In the study, the infants were vaccinated with either the DTaP5-IPV-Hib combination vaccine or with the DTaP5, IPV and Hib vaccines separately. Some babies in each group were also given a fourth dose of DTaP5-IPV-Hib or of the DTaP5 and Hib vaccines as toddlers. In the January 2009 journal Pediatrics, Dr. Fernando A. Guerra of the San Antonio Metropolitan Health District in Texas and colleagues report that compared with licensed vaccines, the combined vaccine was equally effective and produced similar or fewer reactions at the injection site and throughout the body. "The current results are reassuring and consistent with safety surveillances data in Canada, where for the past decade, the combination vaccine has been the only DTaP-containing vaccine used among infants and toddlers," the researchers conclude.

Your Baby

Transitioning From Breastfeeding to Bottle-feeding

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There are as many reasons as there are mothers for deciding to transition from breastfeeding to bottle-feeding. It doesn’t matter what the reason may be, making the change is a difficult choice for some mothers.

“Every mother experiences mixed emotions about weaning and usually feels some sadness about bringing nursing to an end,” says Kathleen Huggins, RN, author of The Nursing Mother's Companion.

Huggins offers several tips for mothers who have made the choice to switch.

At around 6 months (some parents start even earlier), babies are beginning to eat solid foods. Since these foods are more filling, many babies may want less breast milk. If you’re considering switching to the bottle, this is a good time to introduce bottle-feeding - a little at a time.

“Most moms consider weaning when there are natural transitions,” says Natasha L. Burgert, MD. She's a pediatrician in Kansas City, MO. “As baby's diet is changing and his immune protection from vaccines increases, many moms decide to cut back on their nursing.”

An important tip is to make sure you are ready for the commitment it takes to change yours and your baby’s routine. There isn’t a “normal” time to stop nursing your baby. There is only an average time. Some mothers continue to breastfeed up to a year or longer – that’s their choice. Don’t allow others to pressure you. If you try to switch and something doesn't feel right, trust your instincts.

“In my experience, moms are typically not disappointed if they are truly ready,” Burgert says. “If moms are emotionally torn about weaning, maybe it's not time.”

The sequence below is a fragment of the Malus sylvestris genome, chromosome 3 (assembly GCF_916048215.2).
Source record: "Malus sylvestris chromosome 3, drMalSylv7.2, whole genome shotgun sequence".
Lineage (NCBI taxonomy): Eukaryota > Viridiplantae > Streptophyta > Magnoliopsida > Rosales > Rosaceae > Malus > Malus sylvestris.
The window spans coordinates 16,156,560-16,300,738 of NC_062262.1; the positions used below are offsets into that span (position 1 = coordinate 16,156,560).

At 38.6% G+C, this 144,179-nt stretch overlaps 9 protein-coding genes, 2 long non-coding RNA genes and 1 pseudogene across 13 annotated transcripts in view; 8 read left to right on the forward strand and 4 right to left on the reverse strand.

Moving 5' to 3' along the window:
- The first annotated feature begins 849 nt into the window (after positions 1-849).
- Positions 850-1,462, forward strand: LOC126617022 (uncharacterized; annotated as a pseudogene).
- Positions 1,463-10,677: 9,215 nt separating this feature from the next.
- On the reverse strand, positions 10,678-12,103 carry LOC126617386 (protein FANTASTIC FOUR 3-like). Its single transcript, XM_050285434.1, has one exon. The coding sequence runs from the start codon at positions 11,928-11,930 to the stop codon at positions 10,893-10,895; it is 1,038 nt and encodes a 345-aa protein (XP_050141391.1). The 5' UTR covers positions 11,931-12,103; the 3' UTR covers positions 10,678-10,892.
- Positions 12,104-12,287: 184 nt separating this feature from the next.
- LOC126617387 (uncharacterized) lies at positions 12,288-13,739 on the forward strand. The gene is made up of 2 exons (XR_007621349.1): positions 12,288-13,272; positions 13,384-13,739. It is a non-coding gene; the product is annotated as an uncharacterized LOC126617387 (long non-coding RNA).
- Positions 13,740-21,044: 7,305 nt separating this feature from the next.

Breastfeeding is often a close bonding time between mothers and their infants. It doesn’t have to stop because you are switching to a bottle. It can also allow dads to experience the unique bond of feeding time.

Just because you begin using a bottle, nothing has to change in how you hold your baby. You can still hold he or she close and have skin-to-skin contact.

“Babies want to be close to you, hear your voice, be warm and snug, and get their tummies full,” Burgert says. “Both bottle and breast can equally do those things.”

If your baby expects you close at mealtimes, don't hand her a bottle, even if she's old enough to hold it.

“I suggest that she be held for all of these feedings,” Huggins says. “In this way, the baby and mother can continue to experience the close, loving bond that comes with nursing.”

Of course breastfeeding isn’t the only time for close bonding. Moms can still snuggle, cuddle and kiss their babies. None of that goes away with the introduction of a baby bottle.

Take your time when introducing the bottle. Make is a gradual transition by dropping one session every few days. Begin with a daytime feeding.

“Babies are busy playing and interacting with their environment,” Burgert says.

“Once solid feeding is going well, roll right into a bottle in the morning, rather than a nursing session.”

Once you start making the switch, ask for help from your husband or partner or other family members.

“It's best if someone else offers the bottles, so the baby associates breastfeeding with the mother,” says Laurie Beck, RN, of the U.S. Lactation Consultant Association.